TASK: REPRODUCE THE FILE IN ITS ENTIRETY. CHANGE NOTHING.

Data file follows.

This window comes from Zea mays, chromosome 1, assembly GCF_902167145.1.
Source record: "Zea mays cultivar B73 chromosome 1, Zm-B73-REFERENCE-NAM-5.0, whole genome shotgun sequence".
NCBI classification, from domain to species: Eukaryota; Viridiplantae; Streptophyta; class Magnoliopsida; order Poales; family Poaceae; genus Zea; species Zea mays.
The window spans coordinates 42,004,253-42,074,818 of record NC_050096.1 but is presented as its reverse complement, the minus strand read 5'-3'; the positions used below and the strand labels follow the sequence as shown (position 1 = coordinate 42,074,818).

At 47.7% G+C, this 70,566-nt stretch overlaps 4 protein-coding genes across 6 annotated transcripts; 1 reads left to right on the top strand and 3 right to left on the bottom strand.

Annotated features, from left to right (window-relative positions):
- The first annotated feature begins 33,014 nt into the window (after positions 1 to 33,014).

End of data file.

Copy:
This window comes from Zea mays, chromosome 1, assembly GCF_902167145.1.
Source record: "Zea mays cultivar B73 chromosome 1, Zm-B73-REFERENCE-NAM-5.0, whole genome shotgun sequence".
NCBI classification, from domain to species: Eukaryota; Viridiplantae; Streptophyta; class Magnoliopsida; order Poales; family Poaceae; genus Zea; species Zea mays.
The window spans coordinates 42,004,253-42,074,818 of record NC_050096.1 but is presented as its reverse complement, the minus strand read 5'-3'; the positions used below and the strand labels follow the sequence as shown (position 1 = coordinate 42,074,818).

At 47.7% G+C, this 70,566-nt stretch overlaps 4 protein-coding genes across 6 annotated transcripts; 1 reads left to right on the top strand and 3 right to left on the bottom strand.

Annotated features, from left to right (window-relative positions):
- The first annotated feature begins 33,014 nt into the window (after positions 1 to 33,014).